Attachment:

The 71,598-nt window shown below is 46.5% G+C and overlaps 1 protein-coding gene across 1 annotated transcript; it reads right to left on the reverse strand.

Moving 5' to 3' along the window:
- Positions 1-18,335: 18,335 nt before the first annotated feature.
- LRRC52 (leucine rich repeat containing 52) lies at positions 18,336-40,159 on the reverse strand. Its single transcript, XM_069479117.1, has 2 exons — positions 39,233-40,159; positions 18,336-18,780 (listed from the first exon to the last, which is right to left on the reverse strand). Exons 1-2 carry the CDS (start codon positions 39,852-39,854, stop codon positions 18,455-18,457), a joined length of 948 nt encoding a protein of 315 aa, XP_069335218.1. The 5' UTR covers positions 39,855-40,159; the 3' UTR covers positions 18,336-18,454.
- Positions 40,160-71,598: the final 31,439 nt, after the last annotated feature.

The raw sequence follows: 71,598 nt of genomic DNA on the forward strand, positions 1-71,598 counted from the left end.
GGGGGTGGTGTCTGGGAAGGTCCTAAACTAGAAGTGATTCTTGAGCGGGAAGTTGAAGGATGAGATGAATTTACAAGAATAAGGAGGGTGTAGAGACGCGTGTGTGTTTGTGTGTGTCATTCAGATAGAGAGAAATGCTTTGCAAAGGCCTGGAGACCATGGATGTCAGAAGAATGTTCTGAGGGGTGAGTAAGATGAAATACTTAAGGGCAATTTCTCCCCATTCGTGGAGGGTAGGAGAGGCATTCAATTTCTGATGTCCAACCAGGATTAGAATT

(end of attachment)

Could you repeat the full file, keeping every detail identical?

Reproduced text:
The 71,598-nt window shown below is 46.5% G+C and overlaps 1 protein-coding gene across 1 annotated transcript; it reads right to left on the reverse strand.

Moving 5' to 3' along the window:
- Positions 1-18,335: 18,335 nt before the first annotated feature.
- LRRC52 (leucine rich repeat containing 52) lies at positions 18,336-40,159 on the reverse strand. Its single transcript, XM_069479117.1, has 2 exons — positions 39,233-40,159; positions 18,336-18,780 (listed from the first exon to the last, which is right to left on the reverse strand). Exons 1-2 carry the CDS (start codon positions 39,852-39,854, stop codon positions 18,455-18,457), a joined length of 948 nt encoding a protein of 315 aa, XP_069335218.1. The 5' UTR covers positions 39,855-40,159; the 3' UTR covers positions 18,336-18,454.
- Positions 40,160-71,598: the final 31,439 nt, after the last annotated feature.

The raw sequence follows: 71,598 nt of genomic DNA on the forward strand, positions 1-71,598 counted from the left end.
GGGGGTGGTGTCTGGGAAGGTCCTAAACTAGAAGTGATTCTTGAGCGGGAAGTTGAAGGATGAGATGAATTTACAAGAATAAGGAGGGTGTAGAGACGCGTGTGTGTTTGTGTGTGTCATTCAGATAGAGAGAAATGCTTTGCAAAGGCCTGGAGACCATGGATGTCAGAAGAATGTTCTGAGGGGTGAGTAAGATGAAATACTTAAGGGCAATTTCTCCCCATTCGTGGAGGGTAGGAGAGGCATTCAATTTCTGATGTCCAACCAGGATTAGAATT